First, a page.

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Model order reduction for Bayesian approach to inverse problems
Asia Pacific Journal on Computational Engineering volume 1, Article number: 2 (2014)
Abstract
This work presents an approach to solve inverse problems in the application of water quality management in reservoir systems. One such application is contaminant cleanup, which is challenging because tasks such as inferring the contaminant location and its distribution require large computational efforts and data storage requirements. In addition, real systems contain uncertain parameters such as wind velocity; these uncertainties must be accounted for in the inference problem. The approach developed here uses the combination of a reducedorder model and a Bayesian inference formulation to rapidly determine contaminant locations given sparse measurements of contaminant concentration. The system is modelled by the coupled NavierStokes equations and convectiondiffusion transport equations. The Galerkin finite element method provides an approximate numerical solutionthe ’full model’, which cannot be solved in realtime. The proper orthogonal decomposition and Galerkin projection technique are applied to obtain a reducedorder model that approximates the full model. The Bayesian formulation of the inverse problem is solved using a Markov chain Monte Carlo method for a variety of source locations in the domain. Numerical results show that applying the reducedorder model to the source inversion problem yields a speedup in computational time by a factor of approximately 32 with acceptable accuracy in comparison with the full model. Application of the inference strategy shows the potential effectiveness of this computational modeling approach for managing water quality.
Background
Hydrodynamic processes such as contaminant transport in lakes and reservoirs have a direct impact on water quality. The contaminants will appear, spread out, and decrease in concentration, etc. because of some processes such as convection, diffusion, time rate release of contaminants, and distance of travel. To simulate such processes, a coupled system of partial differential equations (PDEs) including the NavierStokes equations (NSEs) and contaminant transport equations needs to be solved. A better understanding of these processes is important in managing water resources effectively.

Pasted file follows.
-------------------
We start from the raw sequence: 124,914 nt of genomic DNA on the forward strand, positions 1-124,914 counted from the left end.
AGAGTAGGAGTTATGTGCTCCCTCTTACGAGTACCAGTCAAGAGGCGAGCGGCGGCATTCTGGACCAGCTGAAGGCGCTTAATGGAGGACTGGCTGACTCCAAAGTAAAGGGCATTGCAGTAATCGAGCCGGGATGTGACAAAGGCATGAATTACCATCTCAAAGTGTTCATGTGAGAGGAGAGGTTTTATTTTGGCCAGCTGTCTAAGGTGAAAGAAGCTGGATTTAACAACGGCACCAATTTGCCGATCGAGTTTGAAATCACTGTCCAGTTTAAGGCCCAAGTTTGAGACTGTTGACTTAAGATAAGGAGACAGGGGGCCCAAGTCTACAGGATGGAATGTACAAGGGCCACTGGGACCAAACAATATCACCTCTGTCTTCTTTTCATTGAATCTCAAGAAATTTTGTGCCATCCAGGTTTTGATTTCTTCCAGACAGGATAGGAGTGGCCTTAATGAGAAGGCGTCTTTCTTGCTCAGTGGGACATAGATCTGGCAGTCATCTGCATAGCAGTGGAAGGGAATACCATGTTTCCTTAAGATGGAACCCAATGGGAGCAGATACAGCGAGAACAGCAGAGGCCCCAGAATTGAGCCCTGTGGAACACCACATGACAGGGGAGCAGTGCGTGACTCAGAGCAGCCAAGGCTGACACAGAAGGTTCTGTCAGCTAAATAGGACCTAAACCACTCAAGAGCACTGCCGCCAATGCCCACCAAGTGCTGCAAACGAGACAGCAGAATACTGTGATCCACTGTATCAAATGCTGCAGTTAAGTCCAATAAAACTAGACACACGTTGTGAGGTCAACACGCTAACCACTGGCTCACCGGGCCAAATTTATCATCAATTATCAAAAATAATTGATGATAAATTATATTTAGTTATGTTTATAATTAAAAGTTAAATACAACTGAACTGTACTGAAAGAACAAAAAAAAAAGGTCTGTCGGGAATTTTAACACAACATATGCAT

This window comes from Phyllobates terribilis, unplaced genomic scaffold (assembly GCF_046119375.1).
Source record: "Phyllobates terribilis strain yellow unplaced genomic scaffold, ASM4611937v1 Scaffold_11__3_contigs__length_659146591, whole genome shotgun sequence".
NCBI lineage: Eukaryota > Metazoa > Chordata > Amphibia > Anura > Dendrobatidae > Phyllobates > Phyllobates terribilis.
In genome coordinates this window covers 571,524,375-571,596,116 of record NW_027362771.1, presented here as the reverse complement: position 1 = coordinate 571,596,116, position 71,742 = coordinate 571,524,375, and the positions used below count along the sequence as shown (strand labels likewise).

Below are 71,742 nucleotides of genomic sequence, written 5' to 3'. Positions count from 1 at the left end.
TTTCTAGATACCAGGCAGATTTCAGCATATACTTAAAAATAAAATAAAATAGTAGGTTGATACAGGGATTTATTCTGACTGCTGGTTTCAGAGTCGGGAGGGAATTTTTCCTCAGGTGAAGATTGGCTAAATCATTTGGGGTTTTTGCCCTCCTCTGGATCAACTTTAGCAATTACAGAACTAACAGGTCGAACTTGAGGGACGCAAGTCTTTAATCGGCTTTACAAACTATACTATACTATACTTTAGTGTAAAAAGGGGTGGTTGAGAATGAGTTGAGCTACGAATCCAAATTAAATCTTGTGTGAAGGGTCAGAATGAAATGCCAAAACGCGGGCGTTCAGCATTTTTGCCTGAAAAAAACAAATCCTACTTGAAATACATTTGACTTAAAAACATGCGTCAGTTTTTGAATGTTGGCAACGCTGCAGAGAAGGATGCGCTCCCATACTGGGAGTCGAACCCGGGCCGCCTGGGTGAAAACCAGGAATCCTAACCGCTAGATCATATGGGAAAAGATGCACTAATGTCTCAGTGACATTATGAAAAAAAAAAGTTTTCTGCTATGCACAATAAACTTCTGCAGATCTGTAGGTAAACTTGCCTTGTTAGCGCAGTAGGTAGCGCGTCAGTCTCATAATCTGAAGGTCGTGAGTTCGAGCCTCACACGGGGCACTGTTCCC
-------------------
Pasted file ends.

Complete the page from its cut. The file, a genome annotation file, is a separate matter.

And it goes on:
The direct or forward problems compute the distribution of contaminant directly from given input information such as contaminant location, contaminant properties, fluid flow properties, boundary conditions, initial conditions, etc. On the contrary, the inverse problems infer the unknown physical parameters, boundary conditions, initial conditions, or geometry given a set of measured data. These known data can be obtained experimental or computational. In realistic applications, data are not perfect because of error due to sensor noise. In addition, the model may contain some uncertain parameters such as wind velocity. Thus, inverse problems are generally stochastic problems.
A Bayesian inference approach to inverse problems is one way to deal with the stochastic problem. This approach takes into account both the information of the model parameters with uncertainty and the inaccuracy of data in terms of a probability distribution [1, 2]. The Bayesian approach provides a general framework for the formulation of wide variety of problems such as climate modeling [3], contaminant transport modeling [4–6], and heat transfer [7]. Under the Bayesian framework, simulated solutions need to be evaluated repeatedly over different samples of the input parameters. There are available sampling strategies associated with Bayesian computation such as Markov chain Monte Carlo (MCMC) methods [8–11]. However, if we use traditional PDE discretization methods, such as finite element or finite volume methods, the resulting numerical models describing the system will be very large and expensive to solve.